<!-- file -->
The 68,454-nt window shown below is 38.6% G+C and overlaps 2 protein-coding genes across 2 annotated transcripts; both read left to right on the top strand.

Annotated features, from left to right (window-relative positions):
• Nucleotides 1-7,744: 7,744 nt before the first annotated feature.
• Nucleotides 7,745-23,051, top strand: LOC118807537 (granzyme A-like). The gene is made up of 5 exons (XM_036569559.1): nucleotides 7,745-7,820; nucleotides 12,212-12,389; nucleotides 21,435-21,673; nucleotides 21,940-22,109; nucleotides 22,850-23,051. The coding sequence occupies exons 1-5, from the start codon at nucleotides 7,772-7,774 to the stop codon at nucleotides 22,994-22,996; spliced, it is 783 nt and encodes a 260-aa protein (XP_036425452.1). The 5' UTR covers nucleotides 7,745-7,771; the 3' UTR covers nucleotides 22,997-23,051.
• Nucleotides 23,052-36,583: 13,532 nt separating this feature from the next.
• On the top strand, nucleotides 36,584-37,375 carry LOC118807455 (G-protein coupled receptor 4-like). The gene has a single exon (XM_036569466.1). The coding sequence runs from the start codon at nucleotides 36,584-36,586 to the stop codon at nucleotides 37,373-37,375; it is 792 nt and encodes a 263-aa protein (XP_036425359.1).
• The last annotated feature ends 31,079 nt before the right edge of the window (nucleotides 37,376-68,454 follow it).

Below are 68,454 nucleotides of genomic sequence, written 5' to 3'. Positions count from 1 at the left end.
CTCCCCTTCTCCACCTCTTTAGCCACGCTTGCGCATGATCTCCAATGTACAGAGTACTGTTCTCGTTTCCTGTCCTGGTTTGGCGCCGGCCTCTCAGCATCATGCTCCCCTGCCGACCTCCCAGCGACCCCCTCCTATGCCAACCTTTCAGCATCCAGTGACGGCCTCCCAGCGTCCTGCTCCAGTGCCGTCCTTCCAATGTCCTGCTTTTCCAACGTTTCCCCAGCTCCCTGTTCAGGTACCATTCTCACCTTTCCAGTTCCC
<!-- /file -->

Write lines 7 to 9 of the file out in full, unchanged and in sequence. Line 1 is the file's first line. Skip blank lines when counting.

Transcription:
• The last annotated feature ends 31,079 nt before the right edge of the window (nucleotides 37,376-68,454 follow it).

Below are 68,454 nucleotides of genomic sequence, written 5' to 3'. Positions count from 1 at the left end.
CTCCCCTTCTCCACCTCTTTAGCCACGCTTGCGCATGATCTCCAATGTACAGAGTACTGTTCTCGTTTCCTGTCCTGGTTTGGCGCCGGCCTCTCAGCATCATGCTCCCCTGCCGACCTCCCAGCGACCCCCTCCTATGCCAACCTTTCAGCATCCAGTGACGGCCTCCCAGCGTCCTGCTCCAGTGCCGTCCTTCCAATGTCCTGCTTTTCCAACGTTTCCCCAGCTCCCTGTTCAGGTACCATTCTCACCTTTCCAGTTCCC